15 Apr Expanded Outreach Effort Announced to Prevent More Losses to IRS Impersonators
Beware the phone fraud of Internal Revenue Service impersonators. It’s tax season, and with it comes scam phone calls targeting taxpayers in just about every state. The Treasury Inspector General for Tax Administration (TIGTA) is urging taxpayers to be aware of the criminals who impersonate IRS and Treasury employees. Thousands of victims have lost more than $1 million as a result of the scam, with TIGTA receiving reports of over 20,000 fake IRS calls this season.
How does the scam work? Taxpayers are called by scammers who claim to be IRS officials. They threaten arrest, deportation, business loss, or the loss of a driver’s license. They also solicit debit card, money order, or bank account information. No real IRS representative would make threats or solicit personal financial information over the phone.
Treasury Inspector General for Tax Administration J. Russell George calls these scams “an epidemic, robbing taxpayers of millions of dollars of their money.”
While investigative progress and prosecution has been made, the scams go on. TIGTA continues to receive reports of thousands of contacts every month. Worst of all, these calls often seem real:
scammers often use a taxpayer’s common name, know the last four digits of his or her Social Security number, and have crafted caller ID information that makes them appear to be working for the IRS. Sometimes they follow up with fake IRS emails or with calls pretending to be with the police or DMV.
Taxpayers should be aware that the IRS contacts people by mail – not by phone – about unpaid taxes; they do not ask for payment using a prepaid debit card, a money order, or wire transfer; and they never ask for a credit card number over the phone.
George is committed to warning taxpayers about these scams, through public service announcements in English and Spanish, as well as through traditional law enforcement channels, non-governmental organizations, and the media.
The goal: to make sure taxpayers do not fall prey to this crime of opportunity. “If someone unexpectedly calls claiming to be from the IRS and uses threatening language if you do not pay immediately, do not engage with these callers. If they call you, hang up.”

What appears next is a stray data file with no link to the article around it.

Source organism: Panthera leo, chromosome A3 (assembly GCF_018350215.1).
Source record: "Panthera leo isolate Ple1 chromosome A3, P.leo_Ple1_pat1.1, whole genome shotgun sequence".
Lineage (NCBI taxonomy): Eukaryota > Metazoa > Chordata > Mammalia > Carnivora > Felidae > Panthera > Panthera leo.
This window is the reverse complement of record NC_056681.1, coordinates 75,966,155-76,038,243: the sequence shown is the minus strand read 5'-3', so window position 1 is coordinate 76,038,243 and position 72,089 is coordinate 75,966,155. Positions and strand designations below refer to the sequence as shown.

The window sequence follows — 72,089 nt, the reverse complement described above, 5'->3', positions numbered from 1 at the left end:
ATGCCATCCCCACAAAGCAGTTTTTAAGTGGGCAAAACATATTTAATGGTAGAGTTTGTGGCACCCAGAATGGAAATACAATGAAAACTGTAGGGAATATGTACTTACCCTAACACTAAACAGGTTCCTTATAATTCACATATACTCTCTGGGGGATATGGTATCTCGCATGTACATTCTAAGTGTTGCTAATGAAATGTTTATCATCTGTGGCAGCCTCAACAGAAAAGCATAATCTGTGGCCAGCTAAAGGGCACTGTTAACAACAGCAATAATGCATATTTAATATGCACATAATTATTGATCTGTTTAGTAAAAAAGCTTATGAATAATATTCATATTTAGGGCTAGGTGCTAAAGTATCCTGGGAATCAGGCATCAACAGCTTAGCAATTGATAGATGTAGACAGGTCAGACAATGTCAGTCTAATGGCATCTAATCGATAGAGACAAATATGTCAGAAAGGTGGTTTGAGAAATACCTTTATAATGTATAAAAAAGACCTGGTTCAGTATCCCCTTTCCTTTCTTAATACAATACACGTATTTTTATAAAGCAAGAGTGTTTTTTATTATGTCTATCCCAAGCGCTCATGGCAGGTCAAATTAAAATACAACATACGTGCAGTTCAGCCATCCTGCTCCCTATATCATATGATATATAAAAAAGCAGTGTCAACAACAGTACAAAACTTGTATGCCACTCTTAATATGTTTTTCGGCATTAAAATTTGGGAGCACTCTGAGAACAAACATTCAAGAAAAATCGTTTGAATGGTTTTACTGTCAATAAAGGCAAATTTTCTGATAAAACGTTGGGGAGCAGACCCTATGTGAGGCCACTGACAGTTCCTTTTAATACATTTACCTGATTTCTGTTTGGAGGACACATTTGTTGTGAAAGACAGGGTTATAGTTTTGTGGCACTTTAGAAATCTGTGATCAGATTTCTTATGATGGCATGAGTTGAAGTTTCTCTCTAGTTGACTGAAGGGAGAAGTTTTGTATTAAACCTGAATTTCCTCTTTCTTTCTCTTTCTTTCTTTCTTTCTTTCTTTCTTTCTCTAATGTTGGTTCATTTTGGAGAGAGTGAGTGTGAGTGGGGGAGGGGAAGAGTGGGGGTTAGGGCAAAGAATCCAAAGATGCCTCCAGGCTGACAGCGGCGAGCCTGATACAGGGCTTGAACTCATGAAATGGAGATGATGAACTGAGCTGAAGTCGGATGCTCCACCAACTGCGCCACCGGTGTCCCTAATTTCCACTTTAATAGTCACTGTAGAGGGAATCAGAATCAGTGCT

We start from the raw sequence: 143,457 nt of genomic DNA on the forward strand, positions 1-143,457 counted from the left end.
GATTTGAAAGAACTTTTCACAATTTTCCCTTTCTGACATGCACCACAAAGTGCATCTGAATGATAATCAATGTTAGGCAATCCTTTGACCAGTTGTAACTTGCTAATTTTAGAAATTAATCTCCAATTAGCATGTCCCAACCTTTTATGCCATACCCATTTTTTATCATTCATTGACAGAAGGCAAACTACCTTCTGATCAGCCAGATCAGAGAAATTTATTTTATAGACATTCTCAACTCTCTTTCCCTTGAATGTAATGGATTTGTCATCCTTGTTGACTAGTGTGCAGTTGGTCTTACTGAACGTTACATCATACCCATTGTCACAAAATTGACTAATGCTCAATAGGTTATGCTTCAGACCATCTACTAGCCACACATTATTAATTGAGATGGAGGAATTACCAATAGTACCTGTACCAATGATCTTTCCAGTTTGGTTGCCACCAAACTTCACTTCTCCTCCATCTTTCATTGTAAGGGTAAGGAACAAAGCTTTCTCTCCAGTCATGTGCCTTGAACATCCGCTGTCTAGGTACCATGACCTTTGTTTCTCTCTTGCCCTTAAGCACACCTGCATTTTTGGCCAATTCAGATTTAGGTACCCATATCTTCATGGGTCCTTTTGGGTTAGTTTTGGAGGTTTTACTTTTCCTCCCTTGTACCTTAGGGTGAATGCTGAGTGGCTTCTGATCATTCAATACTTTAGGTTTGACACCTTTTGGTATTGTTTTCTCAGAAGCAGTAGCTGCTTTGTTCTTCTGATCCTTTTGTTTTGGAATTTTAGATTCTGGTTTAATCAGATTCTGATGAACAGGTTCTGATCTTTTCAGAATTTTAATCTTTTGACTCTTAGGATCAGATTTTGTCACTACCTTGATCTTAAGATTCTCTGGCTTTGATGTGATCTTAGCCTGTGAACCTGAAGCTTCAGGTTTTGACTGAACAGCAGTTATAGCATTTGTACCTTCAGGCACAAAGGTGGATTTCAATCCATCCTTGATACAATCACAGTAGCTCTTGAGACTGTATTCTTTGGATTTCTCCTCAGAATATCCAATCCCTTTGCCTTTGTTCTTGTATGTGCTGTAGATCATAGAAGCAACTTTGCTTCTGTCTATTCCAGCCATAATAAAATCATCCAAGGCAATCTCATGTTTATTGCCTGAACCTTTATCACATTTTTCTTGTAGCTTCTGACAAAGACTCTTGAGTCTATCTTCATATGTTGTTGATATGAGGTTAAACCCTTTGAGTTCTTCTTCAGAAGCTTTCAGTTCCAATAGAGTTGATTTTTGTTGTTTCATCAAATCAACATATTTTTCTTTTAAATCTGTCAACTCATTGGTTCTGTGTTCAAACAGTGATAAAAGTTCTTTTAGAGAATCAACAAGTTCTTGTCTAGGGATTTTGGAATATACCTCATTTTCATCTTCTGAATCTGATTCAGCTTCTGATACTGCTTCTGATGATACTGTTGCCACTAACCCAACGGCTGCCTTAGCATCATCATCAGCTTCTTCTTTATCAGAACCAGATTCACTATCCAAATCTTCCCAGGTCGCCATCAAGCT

If you don’t owe any federal taxes, report the incident to the IRS integrity hotline at 1-800-366-4484. If you do owe federal taxes, call the IRS at 1-800-829-1040.
You can also fill out the “IRS Impersonation scam” form on TIGTA’s website, www.tigta.gov, call TIGTA at 800-366-4484, or file a complaint with the Federal Trade Commission at www.FTC.gov. Be sure to add “IRS Telephone Scam” to the comments in your complaint. Scam emails received? Forward them to firstname.lastname@example.org. Don’t open any attachments or click on any links.
“The callers are aggressive and relentless,” George states. “We will be very aggressive in pursuing those perpetrating this fraud.”
Questions about a call from the IRS? A phone call can mean clients are in collections with an assigned revenue officer. If you receive a call and you’re not sure if it’s real or a scam, we can help. At Tax Defense Partners, we have 18 years of experience with tax preparation, resolution, and IRS negotiation skills. Our staff of skilled CPAs, enrolled tax agents, and tax attorneys are available to handle every kind of tax situation.